The problem with nondeterministic garbage collection

December 11, 2013

Yesterday I mentioned in passing that I think that nondeterministic garbage collection is a significant mistake. Today it's time to expand on that, and the first step is defining my terms so that people can understand me. By nondeterministic garbage collection I mean GC that only collects garbage objects at unpredictable amounts of time after they become unused. This is in contrast to deterministic prompt garbage collectors that collect straightforward garbage objects immediately or almost immediately after they become unused.

(I believe that prompt GC is almost always based on reference counting.)

The problem with nondeterministic GC can be illustrated in two Python examples. First, the version with prompt GC:

data = open("/some/file", "r").read()

Then a correctly written version in the face of nondeterministic GC:

fp = open("/some/file", "r")
data =
del fp    # to clean up buffers

In short, the problem with nondeterministic garbage collection is that it forces you to do manual storage management. You can't rely on garbage collection if you care about memory usage or if object lifetime has side effects (such as keeping files open), because GC may be arbitrarily delayed; instead you must explicitly do cleanup and try to destroy objects. Instead of becoming a great simplification, GC turns into something that handles only trivial objects (or what you hope is trivial objects) and objects with complex lifetimes.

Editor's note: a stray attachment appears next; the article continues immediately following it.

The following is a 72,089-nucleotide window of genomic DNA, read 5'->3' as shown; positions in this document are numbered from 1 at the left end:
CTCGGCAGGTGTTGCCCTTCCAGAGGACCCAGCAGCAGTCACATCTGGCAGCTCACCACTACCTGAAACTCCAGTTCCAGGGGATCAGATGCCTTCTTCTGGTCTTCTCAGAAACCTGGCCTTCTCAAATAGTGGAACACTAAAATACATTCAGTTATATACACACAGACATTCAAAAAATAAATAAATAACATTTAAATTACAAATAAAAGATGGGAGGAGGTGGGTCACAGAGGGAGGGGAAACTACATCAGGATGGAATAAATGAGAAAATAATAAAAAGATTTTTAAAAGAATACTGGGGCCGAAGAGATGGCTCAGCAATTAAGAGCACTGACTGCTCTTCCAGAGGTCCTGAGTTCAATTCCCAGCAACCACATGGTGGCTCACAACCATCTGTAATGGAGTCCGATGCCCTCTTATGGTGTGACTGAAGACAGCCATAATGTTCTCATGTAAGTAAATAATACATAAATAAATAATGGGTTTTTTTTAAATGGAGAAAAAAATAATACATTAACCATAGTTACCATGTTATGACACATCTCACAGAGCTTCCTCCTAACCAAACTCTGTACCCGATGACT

Actually it's even worse than I've shown here. In a nondeterministic GC environment there is absolutely no guarantee that my 'del fp' does anything to clean up fp on the spot. It may well not. If it doesn't then there is nothing I can do to control memory usage by promptly reclaiming now-unused large objects and so on short of forcing garbage collection passes (if I can). The best I can do is try to eliminate any state associated with fp by explicitly calling fp.close().

(The implementation of file objects can't help me out because it too doesn't have any magic way of destroying any internal buffers fp is maintaining. It can make them unused, but that doesn't GC them any more than my 'del fp' did.)

Manual storage management and object lifetime management sucks. It's what garbage collection is supposed to get us away from. Moving back to it is not progress for any language that is supposed to be biased towards convenience.

(I believe that people like nondeterministic GC because reference counting GC has performance issues with updating reference counts all the time, especially in threaded environments.)

I'm sure this observation is not new to me, and in fact I may have read a version of it in my random walk through the multi-faceted Internet.

Written on 11 December 2013.
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Last modified: Wed Dec 11 01:52:22 2013
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